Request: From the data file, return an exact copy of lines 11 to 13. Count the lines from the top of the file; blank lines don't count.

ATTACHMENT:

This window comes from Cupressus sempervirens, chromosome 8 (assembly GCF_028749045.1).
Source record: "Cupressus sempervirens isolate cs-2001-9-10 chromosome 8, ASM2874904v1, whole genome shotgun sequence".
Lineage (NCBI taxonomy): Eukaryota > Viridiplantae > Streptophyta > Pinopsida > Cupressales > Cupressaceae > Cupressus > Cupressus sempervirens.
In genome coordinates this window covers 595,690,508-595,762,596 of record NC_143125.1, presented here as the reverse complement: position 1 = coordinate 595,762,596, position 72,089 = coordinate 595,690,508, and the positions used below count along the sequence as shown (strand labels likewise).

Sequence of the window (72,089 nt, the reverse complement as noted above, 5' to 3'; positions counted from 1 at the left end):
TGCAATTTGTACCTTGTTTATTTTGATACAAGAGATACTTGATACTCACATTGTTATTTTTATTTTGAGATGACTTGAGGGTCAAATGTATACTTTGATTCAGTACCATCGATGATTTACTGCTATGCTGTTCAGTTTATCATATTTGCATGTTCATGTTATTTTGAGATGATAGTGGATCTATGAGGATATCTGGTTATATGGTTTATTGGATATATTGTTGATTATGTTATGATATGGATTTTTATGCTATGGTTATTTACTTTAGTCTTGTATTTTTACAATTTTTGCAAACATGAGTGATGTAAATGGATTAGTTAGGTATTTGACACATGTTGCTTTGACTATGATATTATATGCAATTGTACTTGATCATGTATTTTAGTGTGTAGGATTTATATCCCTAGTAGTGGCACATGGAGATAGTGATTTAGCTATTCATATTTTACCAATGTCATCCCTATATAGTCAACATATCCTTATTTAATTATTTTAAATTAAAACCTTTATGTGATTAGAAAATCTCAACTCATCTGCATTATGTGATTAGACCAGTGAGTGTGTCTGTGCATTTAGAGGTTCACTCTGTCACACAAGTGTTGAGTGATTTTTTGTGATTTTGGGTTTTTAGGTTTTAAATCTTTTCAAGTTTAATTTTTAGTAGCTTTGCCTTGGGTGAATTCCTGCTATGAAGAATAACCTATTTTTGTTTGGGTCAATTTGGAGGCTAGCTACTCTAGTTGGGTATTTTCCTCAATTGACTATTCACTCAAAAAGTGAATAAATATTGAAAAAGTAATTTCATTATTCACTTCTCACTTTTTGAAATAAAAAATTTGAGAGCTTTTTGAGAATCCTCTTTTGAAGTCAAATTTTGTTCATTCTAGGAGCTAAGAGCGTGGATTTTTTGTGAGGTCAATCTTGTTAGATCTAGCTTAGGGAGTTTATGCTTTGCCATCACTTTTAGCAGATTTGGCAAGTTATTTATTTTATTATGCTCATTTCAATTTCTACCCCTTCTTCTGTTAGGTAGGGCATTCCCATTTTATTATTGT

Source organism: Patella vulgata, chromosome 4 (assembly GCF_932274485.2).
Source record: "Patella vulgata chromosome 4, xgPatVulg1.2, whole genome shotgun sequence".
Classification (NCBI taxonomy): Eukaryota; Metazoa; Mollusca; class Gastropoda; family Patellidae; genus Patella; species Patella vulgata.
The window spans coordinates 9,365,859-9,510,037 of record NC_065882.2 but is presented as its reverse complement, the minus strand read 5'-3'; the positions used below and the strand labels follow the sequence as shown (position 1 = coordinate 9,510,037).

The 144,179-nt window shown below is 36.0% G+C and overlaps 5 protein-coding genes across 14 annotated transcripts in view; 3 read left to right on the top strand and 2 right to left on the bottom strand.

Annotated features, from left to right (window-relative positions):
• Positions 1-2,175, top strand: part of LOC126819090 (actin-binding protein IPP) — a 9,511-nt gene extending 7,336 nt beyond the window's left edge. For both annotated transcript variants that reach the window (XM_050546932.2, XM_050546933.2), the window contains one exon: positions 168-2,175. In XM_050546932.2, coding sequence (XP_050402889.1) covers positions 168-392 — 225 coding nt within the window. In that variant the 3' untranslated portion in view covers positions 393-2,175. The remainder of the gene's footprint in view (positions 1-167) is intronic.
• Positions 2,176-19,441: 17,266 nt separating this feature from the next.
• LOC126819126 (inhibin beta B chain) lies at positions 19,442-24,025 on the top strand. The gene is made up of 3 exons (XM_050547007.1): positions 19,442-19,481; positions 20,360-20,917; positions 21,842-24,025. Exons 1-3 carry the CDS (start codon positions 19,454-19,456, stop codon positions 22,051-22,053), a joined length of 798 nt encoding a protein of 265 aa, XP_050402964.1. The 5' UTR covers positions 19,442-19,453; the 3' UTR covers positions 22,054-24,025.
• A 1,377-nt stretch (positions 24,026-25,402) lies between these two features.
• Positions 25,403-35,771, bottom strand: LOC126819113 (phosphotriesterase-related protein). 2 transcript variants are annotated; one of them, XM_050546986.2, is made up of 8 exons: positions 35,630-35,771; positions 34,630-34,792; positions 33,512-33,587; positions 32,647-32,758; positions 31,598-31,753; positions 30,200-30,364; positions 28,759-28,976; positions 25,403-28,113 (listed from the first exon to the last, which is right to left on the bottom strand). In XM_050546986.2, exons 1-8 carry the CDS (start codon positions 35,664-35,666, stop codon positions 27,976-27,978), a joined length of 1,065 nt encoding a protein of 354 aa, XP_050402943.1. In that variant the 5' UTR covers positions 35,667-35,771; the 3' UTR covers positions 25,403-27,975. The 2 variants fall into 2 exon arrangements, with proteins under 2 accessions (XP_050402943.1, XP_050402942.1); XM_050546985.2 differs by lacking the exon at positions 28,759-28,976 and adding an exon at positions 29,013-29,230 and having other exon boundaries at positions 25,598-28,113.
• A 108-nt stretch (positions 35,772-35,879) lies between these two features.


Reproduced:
The 144,179-nt window shown below is 36.0% G+C and overlaps 5 protein-coding genes across 14 annotated transcripts in view; 3 read left to right on the top strand and 2 right to left on the bottom strand.

Annotated features, from left to right (window-relative positions):
• Positions 1-2,175, top strand: part of LOC126819090 (actin-binding protein IPP) — a 9,511-nt gene extending 7,336 nt beyond the window's left edge. For both annotated transcript variants that reach the window (XM_050546932.2, XM_050546933.2), the window contains one exon: positions 168-2,175. In XM_050546932.2, coding sequence (XP_050402889.1) covers positions 168-392 — 225 coding nt within the window. In that variant the 3' untranslated portion in view covers positions 393-2,175. The remainder of the gene's footprint in view (positions 1-167) is intronic.